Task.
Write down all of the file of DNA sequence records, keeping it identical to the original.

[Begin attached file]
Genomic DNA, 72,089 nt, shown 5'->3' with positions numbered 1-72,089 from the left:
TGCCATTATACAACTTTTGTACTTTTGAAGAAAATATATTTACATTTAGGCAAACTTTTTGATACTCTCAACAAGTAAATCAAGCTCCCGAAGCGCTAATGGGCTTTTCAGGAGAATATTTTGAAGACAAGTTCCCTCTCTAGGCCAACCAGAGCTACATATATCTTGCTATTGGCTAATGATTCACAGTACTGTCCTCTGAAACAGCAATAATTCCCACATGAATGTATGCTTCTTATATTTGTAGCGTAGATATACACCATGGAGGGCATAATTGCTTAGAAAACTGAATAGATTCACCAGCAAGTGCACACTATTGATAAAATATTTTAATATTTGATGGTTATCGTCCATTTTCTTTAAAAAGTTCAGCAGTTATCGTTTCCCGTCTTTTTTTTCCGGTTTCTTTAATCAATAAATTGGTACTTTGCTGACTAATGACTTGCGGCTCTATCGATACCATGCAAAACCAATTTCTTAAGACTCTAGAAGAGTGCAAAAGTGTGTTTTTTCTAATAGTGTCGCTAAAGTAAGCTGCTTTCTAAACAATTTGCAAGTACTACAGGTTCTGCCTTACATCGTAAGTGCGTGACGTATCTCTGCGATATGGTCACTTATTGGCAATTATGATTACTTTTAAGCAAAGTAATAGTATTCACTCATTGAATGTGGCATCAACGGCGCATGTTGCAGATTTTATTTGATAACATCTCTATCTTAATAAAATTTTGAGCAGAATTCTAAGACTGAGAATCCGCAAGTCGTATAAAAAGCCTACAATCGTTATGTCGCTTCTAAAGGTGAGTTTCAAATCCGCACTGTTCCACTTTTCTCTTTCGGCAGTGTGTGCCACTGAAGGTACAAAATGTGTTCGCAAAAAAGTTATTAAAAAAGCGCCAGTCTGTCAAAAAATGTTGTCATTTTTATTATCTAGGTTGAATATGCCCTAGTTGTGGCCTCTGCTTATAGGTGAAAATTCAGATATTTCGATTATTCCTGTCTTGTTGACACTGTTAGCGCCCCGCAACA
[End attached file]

Genomic DNA, 72,089 nt, shown 5'->3' with positions numbered 1-72,089 from the left:
TGCCATTATACAACTTTTGTACTTTTGAAGAAAATATATTTACATTTAGGCAAACTTTTTGATACTCTCAACAAGTAAATCAAGCTCCCGAAGCGCTAATGGGCTTTTCAGGAGAATATTTTGAAGACAAGTTCCCTCTCTAGGCCAACCAGAGCTACATATATCTTGCTATTGGCTAATGATTCACAGTACTGTCCTCTGAAACAGCAATAATTCCCACATGAATGTATGCTTCTTATATTTGTAGCGTAGATATACACCATGGAGGGCATAATTGCTTAGAAAACTGAATAGATTCACCAGCAAGTGCACACTATTGATAAAATATTTTAATATTTGATGGTTATCGTCCATTTTCTTTAAAAAGTTCAGCAGTTATCGTTTCCCGTCTTTTTTTTCCGGTTTCTTTAATCAATAAATTGGTACTTTGCTGACTAATGACTTGCGGCTCTATCGATACCATGCAAAACCAATTTCTTAAGACTCTAGAAGAGTGCAAAAGTGTGTTTTTTCTAATAGTGTCGCTAAAGTAAGCTGCTTTCTAAACAATTTGCAAGTACTACAGGTTCTGCCTTACATCGTAAGTGCGTGACGTATCTCTGCGATATGGTCACTTATTGGCAATTATGATTACTTTTAAGCAAAGTAATAGTATTCACTCATTGAATGTGGCATCAACGGCGCATGTTGCAGATTTTATTTGATAACATCTCTATCTTAATAAAATTTTGAGCAGAATTCTAAGACTGAGAATCCGCAAGTCGTATAAAAAGCCTACAATCGTTATGTCGCTTCTAAAGGTGAGTTTCAAATCCGCACTGTTCCACTTTTCTCTTTCGGCAGTGTGTGCCACTGAAGGTACAAAATGTGTTCGCAAAAAAGTTATTAAAAAAGCGCCAGTCTGTCAAAAAATGTTGTCATTTTTATTATCTAGGTTGAATATGCCCTAGTTGTGGCCTCTGCTTATAGGTGAAAATTCAGATATTTCGATTATTCCTGTCTTGTTGACACTGTTAGCGCCCCGCAACA